Jasmine Porch is the more casual restaurant at The Sanctuary, but still nice.
New luxury hotel The Sanctuary has caused quite a stir on this island resort. Jasmine Porch is the more casual of The Sanctuary’s two year-round restaurants, designed to look like a former stable, with exposed brick walls, parquet floors, wrought iron lanterns and ocean views. In the kitchen, Chef Ben Randow prepares modern takes on Lowcountry dishes.
This basket partnered cheddar and chive scones with jalapeño cornbread muffins. The scones were a little dry, the cornbread very good, subtly sweet and pleasantly salty. Breads came with whipped butter.
Appetizers were very good, particularly fried green tomatoes ($10 for 3). The crisp tomatoes were fried in cornmeal and topped with creamy Boursin, pancetta and spicy plum tomato jam.
Stuffed collard greens ($11) contained finely diced apple and duck confit and came topped with matchstick sweet potatoes and apple blueberry gastrique starring whole blueberries. It would have been better if the collards were cooked, since it could have cut the bitterness, but the fillings and sauce were very good.
My brother Eric ate a bowl of smoked duck gumbo ($7) with andouille sausage, red rice, and okra.
My dad got the Lowcountry Caesar ($9): crisp romaine, creole Caesar dressing, garlic biscuit croutons, Parmesan and popcorn crawfish. Crawfish were lightly fried and excellent, and Southern-tinged croutons were a nice touch.
Jamie selected terrific baby spinach salad ($10) that utilized a pecan-crusted goat cheese cake, pickled red onions, grilled mushrooms, and fig balsamic dressing, studded with chunks of fig. Fig + Goat Cheese = Victory.
Jamies’ fresh-torn lettuce salad ($8) was another winner, thanks to complementary Granny Smith apples, strawberries, blue cheese chunks, maple-spiced pecans, citrus honey dressing and olive oil.
Before our entrees arrived, we split a coastal Carolina specialty: shrimp and grits ($21). The impeccable sautéed jumbo shrimp was plated (or bowled in this case) over Anson Mills cheddar grits poured with a sweet pepper, tasso ham gravy. Anson Mills stone-ground grits, South Carolina’s own, are known to be the best, and after repeated samplings, I won’t dispute their reputation.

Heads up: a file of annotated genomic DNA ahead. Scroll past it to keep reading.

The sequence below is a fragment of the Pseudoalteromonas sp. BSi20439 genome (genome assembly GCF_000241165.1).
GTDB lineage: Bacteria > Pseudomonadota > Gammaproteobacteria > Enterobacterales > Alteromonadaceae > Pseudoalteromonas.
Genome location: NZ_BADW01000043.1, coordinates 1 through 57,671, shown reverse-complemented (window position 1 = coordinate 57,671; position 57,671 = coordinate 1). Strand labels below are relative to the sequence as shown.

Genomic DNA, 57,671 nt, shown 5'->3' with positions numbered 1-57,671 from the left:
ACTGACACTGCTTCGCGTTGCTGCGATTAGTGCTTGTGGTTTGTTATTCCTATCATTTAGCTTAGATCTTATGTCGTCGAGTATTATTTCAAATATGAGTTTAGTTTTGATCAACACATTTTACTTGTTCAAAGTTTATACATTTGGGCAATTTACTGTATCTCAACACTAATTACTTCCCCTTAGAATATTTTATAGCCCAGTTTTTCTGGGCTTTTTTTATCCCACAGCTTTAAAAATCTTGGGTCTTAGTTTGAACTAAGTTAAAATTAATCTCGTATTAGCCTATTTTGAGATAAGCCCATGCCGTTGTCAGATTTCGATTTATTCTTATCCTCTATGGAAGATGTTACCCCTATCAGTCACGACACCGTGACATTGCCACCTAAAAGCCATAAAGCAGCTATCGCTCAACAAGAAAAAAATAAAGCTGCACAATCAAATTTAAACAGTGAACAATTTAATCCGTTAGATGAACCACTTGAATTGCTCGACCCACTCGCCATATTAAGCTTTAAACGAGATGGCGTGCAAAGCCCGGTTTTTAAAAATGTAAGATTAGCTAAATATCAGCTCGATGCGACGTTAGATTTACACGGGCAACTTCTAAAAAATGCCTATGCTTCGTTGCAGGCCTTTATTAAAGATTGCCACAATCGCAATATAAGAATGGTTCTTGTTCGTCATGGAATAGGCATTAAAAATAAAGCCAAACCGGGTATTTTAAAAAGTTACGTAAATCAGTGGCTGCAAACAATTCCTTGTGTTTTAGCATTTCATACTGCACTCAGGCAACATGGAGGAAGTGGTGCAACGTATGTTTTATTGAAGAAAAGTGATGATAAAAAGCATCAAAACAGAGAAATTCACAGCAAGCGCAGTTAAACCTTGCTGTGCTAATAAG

For our entrees, Eric and I both ordered “pan seared grouper with sweet pea Carolina gold rice pilau with creamed corn and country ham beurre blanc” ($27). Our eight-ounce slab of tender fish was topped with little nubs of country ham and matchstick sweet potatoes. The Anson Mills Carolina gold rice was nutty, and slightly sweet with the peas mixed in.
Jamie got pan-seared crab cakes ($26) with baby lima beans, pepper & corn succotash over a lemon Hollandaise. The trio of mammoth huge crab cakes had very little filler.
Since my brother liked his smoked duck gumbo so well, my dad ate a 16-ounce bowl as his entree.
From the section of “Healthy Lifestyles Selections,” Jane plucked the peach tea-rubbed yellowfin tuna ($26). The rosy slices came with spicy cucumber mint salad, accented with lump crab, key lime dressing and grilled peach coulis. Chef Ben Randow implemented Healthy Lifestyles Selections “in an effort to better serve our more health conscious diners.” I don’t know about the other selections, but the tuna and peach sauce still packed plenty of flavor, despite the paucity of cholesterol, sodium and saturated fats.
For dessert, we split three items ($9 apiece) and passed to the left.
Mini peach pie touted two scoops of vanilla bean ice cream. The pie was a bit doughy for me, but the fruit was in-season and sweet.
The decoratively-plated mixed berry tart featured whole blueberries and raspberries and big cuts of strawberry, plus a big scoop of smooth lemon sorbet.
Double chess pie was ultra-rich, too rich, incorporating a dark chocolate filling, topped with chocolate bourbon mousse, served over a strawberry sauce.
Our meal concluded with a silver platter of chocolate-covered pralines, which were so insanely sugary.
We enjoyed Chef Randow’s appetizers and entrees, but there was some unfortunate fall-off with dessert. We would have left with a better impression had we cut our meal short. Still, the savory dishes, and the elegant Old South setting were enough to justify a return visit.
From Tuesday to Sunday, Jasmine Porch features live music during dinner. Thursdays, they have a jazz band. Saturday, salsa. And Sunday, an acoustic guitarist, who we saw perform.